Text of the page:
AMY GOODMAN: What is the famous sign for Videla?
HEBE DE BONAFINI: [translated] It’s a letter sign. So it’s a letter that we wrote as Mothers, a very innocent letter that we wrote as parents asking for our children, and asking specifically where are our children?
AMY GOODMAN: Did Videla respond?
HEBE DE BONAFINI: [translated] No.
AMY GOODMAN: And what about the media at the time?
HEBE DE BONAFINI: [translated] At that time, the press media was in favor of the military, and so we, the Mothers, were dangerous. Every Thursday that we went to the Plaza for our vigil, they would arrest us every single time. And they would release us, and then we would go back every Thursday.
AMY GOODMAN: Did the media, like Clarín, like La Nación?
HEBE DE BONAFINI: [translated] Nothing would come out in these.
AMY GOODMAN: They wouldn’t report it?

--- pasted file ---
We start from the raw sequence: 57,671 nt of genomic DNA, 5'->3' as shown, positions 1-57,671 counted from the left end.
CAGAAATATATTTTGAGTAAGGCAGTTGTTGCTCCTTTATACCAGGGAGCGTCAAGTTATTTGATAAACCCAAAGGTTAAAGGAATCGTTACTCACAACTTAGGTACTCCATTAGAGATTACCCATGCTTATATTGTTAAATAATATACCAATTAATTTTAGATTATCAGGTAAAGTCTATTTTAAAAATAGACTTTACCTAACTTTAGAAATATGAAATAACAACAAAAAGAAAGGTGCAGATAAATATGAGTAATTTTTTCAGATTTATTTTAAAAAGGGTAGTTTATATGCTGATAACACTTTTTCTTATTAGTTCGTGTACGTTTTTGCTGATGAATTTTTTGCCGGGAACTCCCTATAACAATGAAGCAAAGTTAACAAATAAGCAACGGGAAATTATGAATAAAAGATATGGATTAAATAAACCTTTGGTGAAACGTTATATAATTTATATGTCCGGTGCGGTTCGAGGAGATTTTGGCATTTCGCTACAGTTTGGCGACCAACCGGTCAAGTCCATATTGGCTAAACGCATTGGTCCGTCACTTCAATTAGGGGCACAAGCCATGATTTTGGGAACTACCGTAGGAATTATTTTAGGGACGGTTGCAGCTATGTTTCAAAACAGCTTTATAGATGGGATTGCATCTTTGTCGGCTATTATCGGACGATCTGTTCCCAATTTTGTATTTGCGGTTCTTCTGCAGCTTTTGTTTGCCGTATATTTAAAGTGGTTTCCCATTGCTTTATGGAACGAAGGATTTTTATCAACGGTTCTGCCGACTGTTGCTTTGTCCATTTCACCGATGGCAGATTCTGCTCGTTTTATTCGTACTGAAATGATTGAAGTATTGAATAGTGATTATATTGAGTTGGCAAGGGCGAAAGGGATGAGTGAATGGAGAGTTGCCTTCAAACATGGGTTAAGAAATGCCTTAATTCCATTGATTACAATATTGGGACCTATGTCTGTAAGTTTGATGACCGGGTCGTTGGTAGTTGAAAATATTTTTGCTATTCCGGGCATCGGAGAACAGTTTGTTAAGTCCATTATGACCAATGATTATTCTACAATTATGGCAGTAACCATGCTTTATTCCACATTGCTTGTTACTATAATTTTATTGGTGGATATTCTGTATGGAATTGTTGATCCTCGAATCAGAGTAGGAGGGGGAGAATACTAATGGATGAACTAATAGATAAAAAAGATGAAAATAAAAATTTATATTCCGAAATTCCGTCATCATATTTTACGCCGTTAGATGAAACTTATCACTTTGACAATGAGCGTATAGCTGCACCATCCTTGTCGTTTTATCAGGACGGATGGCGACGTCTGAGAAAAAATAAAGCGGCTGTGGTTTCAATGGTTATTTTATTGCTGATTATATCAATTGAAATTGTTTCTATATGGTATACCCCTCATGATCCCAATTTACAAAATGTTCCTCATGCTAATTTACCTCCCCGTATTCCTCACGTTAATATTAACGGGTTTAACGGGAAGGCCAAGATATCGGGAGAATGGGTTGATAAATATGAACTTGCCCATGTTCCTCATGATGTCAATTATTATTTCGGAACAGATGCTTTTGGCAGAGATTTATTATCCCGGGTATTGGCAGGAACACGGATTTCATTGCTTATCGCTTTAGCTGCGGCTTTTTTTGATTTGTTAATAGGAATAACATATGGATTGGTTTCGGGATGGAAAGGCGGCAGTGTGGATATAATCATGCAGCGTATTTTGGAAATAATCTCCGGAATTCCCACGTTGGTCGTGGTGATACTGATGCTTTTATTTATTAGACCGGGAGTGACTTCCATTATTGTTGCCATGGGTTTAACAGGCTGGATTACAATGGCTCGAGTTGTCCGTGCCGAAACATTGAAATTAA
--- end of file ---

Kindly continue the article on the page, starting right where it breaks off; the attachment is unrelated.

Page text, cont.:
HEBE DE BONAFINI: [translated] They would report as if nothing bad were happening in this country. The disappeared were an invention that came from Europe or from the groups that would create a poor image of our country. Only when the Mothers started to go out did our stories start to get out more. Something that when it came out in the press in a major way, it was because a North American journalist came. And this journalist, in a very hidden kind of a way, started to ask us questions. The police then saw that she was doing this and asked for her documents. And we told her, “Don’t give them your documents, because they won’t give them back.” So we, the Mothers, surrounded the policeman and insisted that the documents be returned. And he was a little roughed up, and he gave back the documents. And that story got out to the world that these Mothers in the Plaza de Mayo who were looking for their children defended this North American journalist in the Plaza.